Polyhalite is a naturally occurring fertiliser with inherent soil health benefits, established through laboratory and global field-scale trials over the last decade. The calcium in polyhalite improves soil flocculation (to stabilise soil aggregates), which leads to better water infiltration and drainage, as well as better aeration and water retention. The improved soil structure helps resist both compaction and erosion and provides more favourable environments for soil flora and fauna. Polyhalite is low chloride, pH neutral and does not cause a sudden increase in salt index which may impair soil biology. Its influence on soil health improves the uptake of all nutrients, including those from applied chemical fertilisers, increasing nutrient use efficiency, and mitigating the effects of high concentrations of nitrogen and phosphorus.[i]

In the UK only 32% of arable soils are at target value for potassium and only 42% for magnesium[ii]. Polyhalite releases plant-available nutrients slowly during the growing season to provide the crop with the right nutrients at the right time for their reproductive stage. This reduces waste by improving nutrient uptake from the soil.

Until now, fertilisers and soil conditioners have been considered two different types of independent inputs. Polyhalite bridges that gap by providing both crop nutrition and soil health benefits, bringing farmers closer to a system that balances immediate yield requirements with long term sustainability.

The use of multi-nutrient, natural fertilisers contribute to soil regeneration as well as providing a base for nutrient management plans that are more environmentally friendly than those relying on chemical fertilisers alone. Polyhalite is suitable for all crops, including high value salt-sensitive crops such as potatoes or sugar beet and is also certified for organic farming.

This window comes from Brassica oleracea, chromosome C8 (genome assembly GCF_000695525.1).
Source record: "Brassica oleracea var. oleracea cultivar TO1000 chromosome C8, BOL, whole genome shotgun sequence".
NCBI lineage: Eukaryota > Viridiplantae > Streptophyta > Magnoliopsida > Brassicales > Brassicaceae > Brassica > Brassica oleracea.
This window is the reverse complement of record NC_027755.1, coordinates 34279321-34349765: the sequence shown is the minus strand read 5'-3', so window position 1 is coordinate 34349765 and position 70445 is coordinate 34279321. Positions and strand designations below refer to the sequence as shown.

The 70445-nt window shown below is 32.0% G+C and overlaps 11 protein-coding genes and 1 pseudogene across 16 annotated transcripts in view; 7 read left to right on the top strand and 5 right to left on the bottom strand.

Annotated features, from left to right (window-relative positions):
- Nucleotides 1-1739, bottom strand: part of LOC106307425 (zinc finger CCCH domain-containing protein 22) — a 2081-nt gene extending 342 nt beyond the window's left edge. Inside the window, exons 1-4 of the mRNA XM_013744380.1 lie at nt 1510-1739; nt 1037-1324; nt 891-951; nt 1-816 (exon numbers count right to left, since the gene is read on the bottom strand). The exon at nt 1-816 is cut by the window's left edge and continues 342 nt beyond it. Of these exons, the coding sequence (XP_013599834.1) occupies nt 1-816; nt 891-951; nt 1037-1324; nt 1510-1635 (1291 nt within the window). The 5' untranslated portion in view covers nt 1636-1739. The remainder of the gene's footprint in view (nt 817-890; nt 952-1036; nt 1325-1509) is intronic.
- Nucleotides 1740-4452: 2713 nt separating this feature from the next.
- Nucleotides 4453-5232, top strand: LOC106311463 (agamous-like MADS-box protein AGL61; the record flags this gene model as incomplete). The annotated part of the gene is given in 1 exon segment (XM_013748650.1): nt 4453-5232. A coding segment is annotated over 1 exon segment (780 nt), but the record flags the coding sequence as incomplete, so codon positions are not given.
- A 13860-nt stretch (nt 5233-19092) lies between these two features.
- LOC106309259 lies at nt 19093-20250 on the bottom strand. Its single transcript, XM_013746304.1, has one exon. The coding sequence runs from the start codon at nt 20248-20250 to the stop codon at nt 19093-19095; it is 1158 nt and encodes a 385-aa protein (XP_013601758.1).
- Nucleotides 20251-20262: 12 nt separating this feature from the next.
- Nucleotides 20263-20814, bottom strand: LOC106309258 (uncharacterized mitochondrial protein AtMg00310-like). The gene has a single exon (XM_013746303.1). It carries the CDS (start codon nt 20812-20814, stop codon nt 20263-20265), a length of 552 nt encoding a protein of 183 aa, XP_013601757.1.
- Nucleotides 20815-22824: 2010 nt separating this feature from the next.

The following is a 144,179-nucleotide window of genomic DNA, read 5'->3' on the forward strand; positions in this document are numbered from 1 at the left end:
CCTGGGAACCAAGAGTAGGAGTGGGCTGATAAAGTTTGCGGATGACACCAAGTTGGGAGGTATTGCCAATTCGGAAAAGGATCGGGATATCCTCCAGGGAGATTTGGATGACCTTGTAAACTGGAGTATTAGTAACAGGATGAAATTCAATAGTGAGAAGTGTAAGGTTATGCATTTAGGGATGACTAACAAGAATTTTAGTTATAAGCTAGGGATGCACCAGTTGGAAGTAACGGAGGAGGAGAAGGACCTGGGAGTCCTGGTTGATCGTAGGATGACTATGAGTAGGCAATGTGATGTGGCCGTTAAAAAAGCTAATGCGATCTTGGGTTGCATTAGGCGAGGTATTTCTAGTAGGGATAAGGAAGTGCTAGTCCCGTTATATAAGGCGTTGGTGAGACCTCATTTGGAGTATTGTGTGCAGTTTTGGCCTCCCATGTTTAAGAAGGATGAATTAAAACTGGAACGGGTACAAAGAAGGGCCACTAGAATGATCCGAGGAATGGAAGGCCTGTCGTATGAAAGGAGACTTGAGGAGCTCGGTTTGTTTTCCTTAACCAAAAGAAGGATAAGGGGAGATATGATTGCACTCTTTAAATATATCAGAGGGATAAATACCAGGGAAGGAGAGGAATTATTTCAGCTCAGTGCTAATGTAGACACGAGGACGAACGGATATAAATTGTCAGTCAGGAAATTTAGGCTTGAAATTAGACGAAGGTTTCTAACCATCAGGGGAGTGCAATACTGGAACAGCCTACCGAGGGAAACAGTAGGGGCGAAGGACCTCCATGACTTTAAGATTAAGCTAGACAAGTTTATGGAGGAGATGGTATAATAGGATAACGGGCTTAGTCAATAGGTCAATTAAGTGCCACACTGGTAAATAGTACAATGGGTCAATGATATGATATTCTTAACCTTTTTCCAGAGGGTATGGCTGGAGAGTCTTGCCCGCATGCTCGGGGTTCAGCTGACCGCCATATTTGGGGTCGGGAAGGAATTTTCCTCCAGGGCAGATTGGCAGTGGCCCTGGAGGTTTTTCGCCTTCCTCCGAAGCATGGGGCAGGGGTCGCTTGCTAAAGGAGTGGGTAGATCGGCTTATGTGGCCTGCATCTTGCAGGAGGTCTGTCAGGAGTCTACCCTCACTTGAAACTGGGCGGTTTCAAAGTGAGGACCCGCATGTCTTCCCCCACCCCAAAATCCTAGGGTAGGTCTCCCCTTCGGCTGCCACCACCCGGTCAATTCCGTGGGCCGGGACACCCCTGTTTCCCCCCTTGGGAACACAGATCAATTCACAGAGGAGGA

Policy makers should incentivise the use of fertilisers that enable a transition from chemical fertiliser-based programmes with their associated negative impact on the soil, to fertilisers that are in harmony with the soil. This approach would help address nutrient deficiencies while maximising soil health.

Farmers also need a regulatory framework that will allow them to adopt new or improved science in both soil health and plant nutrition, and one which encourages the development of new technologies.

We would support the development of future-proofed policies to enable innovation in fertilisers, allowing companies to bring to market new products which can deliver both crop nutrition and soil health benefits without long and cumbersome processes. Currently, companies are restricted by being inscribed on a list of accepted types of fertilisers or having to meet criteria that were set with chemically processed products in mind. Natural, multi-nutrient fertilisers like polyhalite, for example, can help to address nutrient deficiencies and achieve balanced fertilisation while conditioning the soil and reducing nutrient pollution. Additionally, the avoidance of chemical processing means that manufacturers have to allow for the expected variation in natural minerals in comparison to chemically-processed fertilisers. This is particularly true of multi-nutrient minerals than can exhibit nutrient concentrations independent of one another.


Q5. What does the UK Government need to do to tackle other stressors on soil health such as soil contamination?

By making soil health the starting point for policies related to crop nutrition, the Government can help prevent inadvertent pollution from the application of fertilisers and a more holistic approach to land management. This may include defining limits on contaminants, but also promoting the use of products that do not have unwanted side effects such as acidification.

February 2023


[i] Source - Anglo American trial data: 7.3% increase in N offtake (kg/ha-1) observed with POLY4 vs NP+MOP application across 41 fertiliser responsive trials with recommended rates of NP(K); 5.6% increase in P offtake observed with POLY4 vs NP+MOP application across 37 fertiliser responsive trials with recommended rates of NP(K).

[ii] NRM Soil Summary, 2021, https://cawood.co.uk/wp-content/uploads/2021/10/Soil-Summary-2021-digital.pdf